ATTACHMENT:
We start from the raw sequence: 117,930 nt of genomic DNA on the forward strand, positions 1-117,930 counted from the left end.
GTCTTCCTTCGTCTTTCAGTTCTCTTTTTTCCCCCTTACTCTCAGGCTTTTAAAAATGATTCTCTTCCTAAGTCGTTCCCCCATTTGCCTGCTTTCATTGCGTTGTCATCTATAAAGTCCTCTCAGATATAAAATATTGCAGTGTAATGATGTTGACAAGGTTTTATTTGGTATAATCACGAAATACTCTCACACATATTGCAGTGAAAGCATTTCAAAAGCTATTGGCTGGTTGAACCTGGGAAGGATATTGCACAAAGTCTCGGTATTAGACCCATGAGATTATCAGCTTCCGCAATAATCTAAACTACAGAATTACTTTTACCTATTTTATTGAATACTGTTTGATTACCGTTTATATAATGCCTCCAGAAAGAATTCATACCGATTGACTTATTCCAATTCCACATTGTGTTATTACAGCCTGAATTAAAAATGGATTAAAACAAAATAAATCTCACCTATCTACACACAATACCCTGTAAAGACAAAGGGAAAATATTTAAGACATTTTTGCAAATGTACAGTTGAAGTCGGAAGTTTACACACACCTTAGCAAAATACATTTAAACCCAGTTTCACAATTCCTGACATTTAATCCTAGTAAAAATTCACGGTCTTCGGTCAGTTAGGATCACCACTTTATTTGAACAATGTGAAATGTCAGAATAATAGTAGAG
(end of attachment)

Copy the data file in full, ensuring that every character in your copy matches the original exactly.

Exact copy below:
We start from the raw sequence: 117,930 nt of genomic DNA on the forward strand, positions 1-117,930 counted from the left end.
GTCTTCCTTCGTCTTTCAGTTCTCTTTTTTCCCCCTTACTCTCAGGCTTTTAAAAATGATTCTCTTCCTAAGTCGTTCCCCCATTTGCCTGCTTTCATTGCGTTGTCATCTATAAAGTCCTCTCAGATATAAAATATTGCAGTGTAATGATGTTGACAAGGTTTTATTTGGTATAATCACGAAATACTCTCACACATATTGCAGTGAAAGCATTTCAAAAGCTATTGGCTGGTTGAACCTGGGAAGGATATTGCACAAAGTCTCGGTATTAGACCCATGAGATTATCAGCTTCCGCAATAATCTAAACTACAGAATTACTTTTACCTATTTTATTGAATACTGTTTGATTACCGTTTATATAATGCCTCCAGAAAGAATTCATACCGATTGACTTATTCCAATTCCACATTGTGTTATTACAGCCTGAATTAAAAATGGATTAAAACAAAATAAATCTCACCTATCTACACACAATACCCTGTAAAGACAAAGGGAAAATATTTAAGACATTTTTGCAAATGTACAGTTGAAGTCGGAAGTTTACACACACCTTAGCAAAATACATTTAAACCCAGTTTCACAATTCCTGACATTTAATCCTAGTAAAAATTCACGGTCTTCGGTCAGTTAGGATCACCACTTTATTTGAACAATGTGAAATGTCAGAATAATAGTAGAG